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Queen's Speech: campaigners welcome anti-slavery Bill

06 June 2014


Train: the Queen and the Duke of Edinburgh enter the House

Train: the Queen and the Duke of Edinburgh enter the House

THE final Queen's Speech before next year's General Election was "unashamedly pro-work, pro-business, and pro-aspiration", the Prime Minister and Deputy Prime Minister said on Wednesday.

In a joint statement, David Cameron and Nick Clegg said that the "guiding principle" behind the package of Bills was "to back everyone who wants to get on in life. . . Countries rise when their people rise." They highlighted "ground-breaking pensions reform" as "part of our wider mission to put power back in the hands of the people who have worked hard".

Also included is the Childcare Payments Bill, which will provide parents of children aged under 12 with up to £2000 a year to cover childcare. Poverty campaigners issued a cautious welcome.

Chris Goulden, head of poverty research at the Joseph Rowntree Foundation, said: "This help should not be funded by cutting their help in other areas. "This is more important than subsidising childcare for very high-earning families. Most of the extra support will be going to families with higher incomes, including households where both parents are earning just below the additional rate tax threshold, set at £150,000."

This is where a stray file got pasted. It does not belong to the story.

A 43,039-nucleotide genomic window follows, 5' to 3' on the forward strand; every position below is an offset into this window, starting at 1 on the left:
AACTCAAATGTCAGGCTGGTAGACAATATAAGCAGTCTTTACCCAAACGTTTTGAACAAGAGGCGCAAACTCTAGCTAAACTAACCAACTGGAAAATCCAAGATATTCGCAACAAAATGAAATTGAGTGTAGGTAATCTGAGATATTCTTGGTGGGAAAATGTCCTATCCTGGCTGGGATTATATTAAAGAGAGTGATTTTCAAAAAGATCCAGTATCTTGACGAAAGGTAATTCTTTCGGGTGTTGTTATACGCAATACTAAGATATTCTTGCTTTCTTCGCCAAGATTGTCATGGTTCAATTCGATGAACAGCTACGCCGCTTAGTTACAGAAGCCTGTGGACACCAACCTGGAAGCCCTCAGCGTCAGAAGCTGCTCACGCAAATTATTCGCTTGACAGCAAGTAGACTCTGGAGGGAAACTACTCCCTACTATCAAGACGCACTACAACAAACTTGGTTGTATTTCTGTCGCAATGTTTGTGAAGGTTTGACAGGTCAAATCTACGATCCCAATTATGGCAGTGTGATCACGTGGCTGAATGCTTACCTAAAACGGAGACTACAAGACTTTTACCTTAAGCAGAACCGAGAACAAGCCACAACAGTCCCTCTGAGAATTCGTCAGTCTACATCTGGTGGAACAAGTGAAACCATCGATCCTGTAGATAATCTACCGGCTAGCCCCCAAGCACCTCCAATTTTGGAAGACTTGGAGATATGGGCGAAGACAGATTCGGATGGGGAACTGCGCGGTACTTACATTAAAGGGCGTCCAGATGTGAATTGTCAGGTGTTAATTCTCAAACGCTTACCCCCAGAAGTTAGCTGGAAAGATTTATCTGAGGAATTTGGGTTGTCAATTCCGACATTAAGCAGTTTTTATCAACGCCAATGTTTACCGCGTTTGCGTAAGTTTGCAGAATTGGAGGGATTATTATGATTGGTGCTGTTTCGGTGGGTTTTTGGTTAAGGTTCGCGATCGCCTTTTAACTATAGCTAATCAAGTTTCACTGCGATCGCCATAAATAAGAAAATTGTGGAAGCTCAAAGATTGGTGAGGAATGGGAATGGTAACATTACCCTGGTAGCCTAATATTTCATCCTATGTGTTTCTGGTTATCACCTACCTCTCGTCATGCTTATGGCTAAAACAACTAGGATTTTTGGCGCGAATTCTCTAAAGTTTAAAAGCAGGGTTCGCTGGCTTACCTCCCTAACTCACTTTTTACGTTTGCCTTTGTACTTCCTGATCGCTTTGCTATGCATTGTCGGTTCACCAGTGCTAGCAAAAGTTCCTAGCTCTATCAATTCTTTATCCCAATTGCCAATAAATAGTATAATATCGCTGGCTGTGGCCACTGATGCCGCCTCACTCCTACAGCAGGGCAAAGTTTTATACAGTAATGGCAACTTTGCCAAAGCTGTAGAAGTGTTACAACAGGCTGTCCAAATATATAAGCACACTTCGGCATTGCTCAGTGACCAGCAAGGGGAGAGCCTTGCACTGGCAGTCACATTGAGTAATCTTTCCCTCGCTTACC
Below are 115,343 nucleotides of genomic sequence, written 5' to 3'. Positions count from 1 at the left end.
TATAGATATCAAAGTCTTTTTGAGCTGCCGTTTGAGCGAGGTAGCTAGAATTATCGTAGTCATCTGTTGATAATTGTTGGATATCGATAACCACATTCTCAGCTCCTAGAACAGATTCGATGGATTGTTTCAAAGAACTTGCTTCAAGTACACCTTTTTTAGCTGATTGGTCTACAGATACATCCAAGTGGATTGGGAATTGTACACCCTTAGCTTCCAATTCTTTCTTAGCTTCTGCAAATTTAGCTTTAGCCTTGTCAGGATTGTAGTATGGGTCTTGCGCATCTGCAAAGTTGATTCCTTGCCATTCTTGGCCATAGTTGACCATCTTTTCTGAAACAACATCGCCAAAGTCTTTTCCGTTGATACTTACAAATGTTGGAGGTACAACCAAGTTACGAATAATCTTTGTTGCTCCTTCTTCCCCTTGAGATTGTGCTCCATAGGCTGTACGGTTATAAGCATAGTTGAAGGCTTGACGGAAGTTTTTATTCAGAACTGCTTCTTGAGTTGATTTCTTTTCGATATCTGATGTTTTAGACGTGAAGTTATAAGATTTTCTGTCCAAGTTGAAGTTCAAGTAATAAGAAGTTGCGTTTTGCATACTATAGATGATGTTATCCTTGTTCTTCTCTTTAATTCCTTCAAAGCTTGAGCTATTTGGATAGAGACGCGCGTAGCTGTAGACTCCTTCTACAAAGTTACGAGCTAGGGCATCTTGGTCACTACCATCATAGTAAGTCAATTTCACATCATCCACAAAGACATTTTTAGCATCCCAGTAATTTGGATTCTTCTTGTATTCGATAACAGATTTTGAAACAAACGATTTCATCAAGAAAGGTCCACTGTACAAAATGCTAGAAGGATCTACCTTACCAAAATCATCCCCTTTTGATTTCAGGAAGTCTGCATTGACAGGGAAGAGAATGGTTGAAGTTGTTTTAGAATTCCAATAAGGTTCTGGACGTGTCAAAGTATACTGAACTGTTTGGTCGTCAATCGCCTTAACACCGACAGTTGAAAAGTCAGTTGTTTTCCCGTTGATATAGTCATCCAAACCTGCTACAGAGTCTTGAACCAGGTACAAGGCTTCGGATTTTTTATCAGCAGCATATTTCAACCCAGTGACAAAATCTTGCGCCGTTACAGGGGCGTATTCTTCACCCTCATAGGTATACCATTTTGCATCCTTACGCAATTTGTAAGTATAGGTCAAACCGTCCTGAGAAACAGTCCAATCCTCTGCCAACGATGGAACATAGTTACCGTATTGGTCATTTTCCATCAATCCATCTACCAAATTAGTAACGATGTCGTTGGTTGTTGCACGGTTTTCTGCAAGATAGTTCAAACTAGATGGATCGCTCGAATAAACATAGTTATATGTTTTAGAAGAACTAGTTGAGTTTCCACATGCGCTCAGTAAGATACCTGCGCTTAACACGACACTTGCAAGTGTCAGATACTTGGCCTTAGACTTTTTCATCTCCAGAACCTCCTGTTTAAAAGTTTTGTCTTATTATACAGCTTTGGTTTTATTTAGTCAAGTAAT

Matthew Reed, chief executive of the Children's Society, said: "Too often families miss out on this crucial help because the system is too complex, pushing them and their children into poverty."

Campaigners welcomed the inclusion of the Modern Slavery Bill, which will provide compensation for victims and increase the maximum sentence for human traffickers from 14 years to life (News, 20 December, 2013).

Matthew Frost, the chief executive of Tearfund, welcomed the Bill, and said that it must "reach beyond our borders, incentivising aid recipients to fight modern slavery and mandating supply chain transparency if we are to win the battle against trafficking".

Mr Reed described it as a "huge step forward", but said that the Government must change the law "so that children who are trafficked are always treated as victims. It needs to extend guardianship for trafficked children to all children found on their own in the UK - including those fleeing war and torture."

The Bishop of Derby, the Rt Revd Alastair Redfern, said on Thursday that he was delighted that a slavery bill was planned. Bishop Redfern is a member of the parliamentary committee which drafted the Modern Slavery Bill.

"Such a serious crime requires legislation which will clarify our definitions of slavery, exploitation and human trafficking; provide support and help for victims; and encourage a proper partnership between the [...] the police, the local authority, and voluntary groups."

A summit to discuss how Derbyshire can respond to the challenges of modern slavery had been arranged for 23 June, Bishop Redfern added.

The Roman Catholic Bishop for Prisons, the Rt Revd Richard Moth, expressed disappointment that the Draft Voting Eligibility (Prisoners) Bill was not included in the speech. "Allowing prisoners to vote is not a move to be soft on crime: those who commit crimes are rightly punished and the punishment is the restriction of their liberty," he said. "A blanket ban on prisoner voting is disproportionate."

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